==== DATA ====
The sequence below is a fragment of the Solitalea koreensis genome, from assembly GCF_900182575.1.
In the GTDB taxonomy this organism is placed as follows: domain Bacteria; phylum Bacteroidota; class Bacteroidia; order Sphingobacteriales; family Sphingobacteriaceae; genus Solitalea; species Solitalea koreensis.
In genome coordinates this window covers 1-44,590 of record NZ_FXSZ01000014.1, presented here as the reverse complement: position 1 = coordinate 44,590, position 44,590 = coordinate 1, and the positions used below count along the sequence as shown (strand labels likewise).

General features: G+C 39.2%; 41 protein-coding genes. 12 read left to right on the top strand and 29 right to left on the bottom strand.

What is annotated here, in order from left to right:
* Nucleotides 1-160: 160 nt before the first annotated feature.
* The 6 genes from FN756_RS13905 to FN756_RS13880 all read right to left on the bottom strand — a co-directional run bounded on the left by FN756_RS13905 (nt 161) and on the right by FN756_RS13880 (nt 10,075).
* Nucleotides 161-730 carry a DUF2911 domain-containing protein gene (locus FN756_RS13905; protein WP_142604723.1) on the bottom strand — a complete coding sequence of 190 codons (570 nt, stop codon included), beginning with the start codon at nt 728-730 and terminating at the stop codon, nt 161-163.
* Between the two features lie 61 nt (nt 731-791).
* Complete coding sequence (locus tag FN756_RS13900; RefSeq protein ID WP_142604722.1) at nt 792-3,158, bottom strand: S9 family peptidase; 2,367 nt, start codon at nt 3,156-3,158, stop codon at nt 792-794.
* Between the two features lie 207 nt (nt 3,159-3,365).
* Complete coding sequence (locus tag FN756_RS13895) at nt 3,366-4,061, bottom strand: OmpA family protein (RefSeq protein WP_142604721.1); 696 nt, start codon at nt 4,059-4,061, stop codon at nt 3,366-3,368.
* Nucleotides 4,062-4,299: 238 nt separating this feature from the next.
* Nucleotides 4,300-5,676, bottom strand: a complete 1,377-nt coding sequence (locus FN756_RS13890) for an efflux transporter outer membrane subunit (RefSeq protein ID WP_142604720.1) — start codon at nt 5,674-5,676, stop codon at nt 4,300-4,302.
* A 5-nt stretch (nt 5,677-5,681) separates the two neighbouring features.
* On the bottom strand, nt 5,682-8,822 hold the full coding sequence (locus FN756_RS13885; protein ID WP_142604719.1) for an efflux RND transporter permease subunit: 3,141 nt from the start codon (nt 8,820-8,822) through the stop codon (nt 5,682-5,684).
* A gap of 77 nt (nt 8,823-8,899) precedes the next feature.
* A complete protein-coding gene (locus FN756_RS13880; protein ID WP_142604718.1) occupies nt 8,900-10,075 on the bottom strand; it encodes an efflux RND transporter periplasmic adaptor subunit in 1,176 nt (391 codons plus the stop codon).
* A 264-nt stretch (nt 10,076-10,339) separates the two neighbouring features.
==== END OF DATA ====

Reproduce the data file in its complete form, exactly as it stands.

The sequence below is a fragment of the Solitalea koreensis genome, from assembly GCF_900182575.1.
In the GTDB taxonomy this organism is placed as follows: domain Bacteria; phylum Bacteroidota; class Bacteroidia; order Sphingobacteriales; family Sphingobacteriaceae; genus Solitalea; species Solitalea koreensis.
In genome coordinates this window covers 1-44,590 of record NZ_FXSZ01000014.1, presented here as the reverse complement: position 1 = coordinate 44,590, position 44,590 = coordinate 1, and the positions used below count along the sequence as shown (strand labels likewise).

General features: G+C 39.2%; 41 protein-coding genes. 12 read left to right on the top strand and 29 right to left on the bottom strand.

What is annotated here, in order from left to right:
* Nucleotides 1-160: 160 nt before the first annotated feature.
* The 6 genes from FN756_RS13905 to FN756_RS13880 all read right to left on the bottom strand — a co-directional run bounded on the left by FN756_RS13905 (nt 161) and on the right by FN756_RS13880 (nt 10,075).
* Nucleotides 161-730 carry a DUF2911 domain-containing protein gene (locus FN756_RS13905; protein WP_142604723.1) on the bottom strand — a complete coding sequence of 190 codons (570 nt, stop codon included), beginning with the start codon at nt 728-730 and terminating at the stop codon, nt 161-163.
* Between the two features lie 61 nt (nt 731-791).
* Complete coding sequence (locus tag FN756_RS13900; RefSeq protein ID WP_142604722.1) at nt 792-3,158, bottom strand: S9 family peptidase; 2,367 nt, start codon at nt 3,156-3,158, stop codon at nt 792-794.
* Between the two features lie 207 nt (nt 3,159-3,365).
* Complete coding sequence (locus tag FN756_RS13895) at nt 3,366-4,061, bottom strand: OmpA family protein (RefSeq protein WP_142604721.1); 696 nt, start codon at nt 4,059-4,061, stop codon at nt 3,366-3,368.
* Nucleotides 4,062-4,299: 238 nt separating this feature from the next.
* Nucleotides 4,300-5,676, bottom strand: a complete 1,377-nt coding sequence (locus FN756_RS13890) for an efflux transporter outer membrane subunit (RefSeq protein ID WP_142604720.1) — start codon at nt 5,674-5,676, stop codon at nt 4,300-4,302.
* A 5-nt stretch (nt 5,677-5,681) separates the two neighbouring features.
* On the bottom strand, nt 5,682-8,822 hold the full coding sequence (locus FN756_RS13885; protein ID WP_142604719.1) for an efflux RND transporter permease subunit: 3,141 nt from the start codon (nt 8,820-8,822) through the stop codon (nt 5,682-5,684).
* A gap of 77 nt (nt 8,823-8,899) precedes the next feature.
* A complete protein-coding gene (locus FN756_RS13880; protein ID WP_142604718.1) occupies nt 8,900-10,075 on the bottom strand; it encodes an efflux RND transporter periplasmic adaptor subunit in 1,176 nt (391 codons plus the stop codon).
* A 264-nt stretch (nt 10,076-10,339) separates the two neighbouring features.